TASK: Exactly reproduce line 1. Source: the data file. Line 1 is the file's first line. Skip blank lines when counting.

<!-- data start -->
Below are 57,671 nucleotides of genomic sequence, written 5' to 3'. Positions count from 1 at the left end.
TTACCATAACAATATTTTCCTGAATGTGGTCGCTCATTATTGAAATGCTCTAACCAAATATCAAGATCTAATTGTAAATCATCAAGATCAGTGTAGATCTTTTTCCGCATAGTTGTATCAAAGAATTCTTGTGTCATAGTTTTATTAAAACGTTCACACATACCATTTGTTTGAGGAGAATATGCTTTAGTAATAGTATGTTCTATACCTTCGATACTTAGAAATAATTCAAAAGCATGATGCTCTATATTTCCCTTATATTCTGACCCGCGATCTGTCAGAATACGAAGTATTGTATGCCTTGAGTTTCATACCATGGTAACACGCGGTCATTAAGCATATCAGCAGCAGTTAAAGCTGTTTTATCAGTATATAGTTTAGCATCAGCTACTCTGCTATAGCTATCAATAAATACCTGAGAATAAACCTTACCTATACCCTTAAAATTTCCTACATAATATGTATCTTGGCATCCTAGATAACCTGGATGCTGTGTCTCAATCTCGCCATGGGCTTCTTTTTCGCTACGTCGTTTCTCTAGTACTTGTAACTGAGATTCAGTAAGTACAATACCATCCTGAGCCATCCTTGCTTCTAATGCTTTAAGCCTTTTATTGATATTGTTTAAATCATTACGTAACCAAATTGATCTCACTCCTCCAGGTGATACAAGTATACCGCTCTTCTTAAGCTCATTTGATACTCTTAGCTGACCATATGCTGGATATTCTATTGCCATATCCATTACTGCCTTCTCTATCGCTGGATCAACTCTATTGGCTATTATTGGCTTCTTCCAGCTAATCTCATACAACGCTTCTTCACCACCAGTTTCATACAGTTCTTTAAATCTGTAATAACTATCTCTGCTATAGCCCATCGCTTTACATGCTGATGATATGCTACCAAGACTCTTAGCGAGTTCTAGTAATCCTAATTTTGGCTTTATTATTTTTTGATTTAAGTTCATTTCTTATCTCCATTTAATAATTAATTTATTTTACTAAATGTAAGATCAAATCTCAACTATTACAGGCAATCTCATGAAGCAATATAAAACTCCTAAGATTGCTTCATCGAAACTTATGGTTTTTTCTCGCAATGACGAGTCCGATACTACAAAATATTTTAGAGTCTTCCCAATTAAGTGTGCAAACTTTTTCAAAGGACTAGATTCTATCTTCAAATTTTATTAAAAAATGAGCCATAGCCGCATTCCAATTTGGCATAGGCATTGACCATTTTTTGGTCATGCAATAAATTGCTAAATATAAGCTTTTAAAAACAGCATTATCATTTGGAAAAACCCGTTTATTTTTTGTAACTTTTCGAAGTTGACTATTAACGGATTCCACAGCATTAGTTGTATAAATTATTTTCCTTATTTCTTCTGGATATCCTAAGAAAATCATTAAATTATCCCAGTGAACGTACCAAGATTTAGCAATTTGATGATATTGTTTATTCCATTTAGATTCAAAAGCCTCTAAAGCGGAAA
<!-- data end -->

Below are 57,671 nucleotides of genomic sequence, written 5' to 3'. Positions count from 1 at the left end.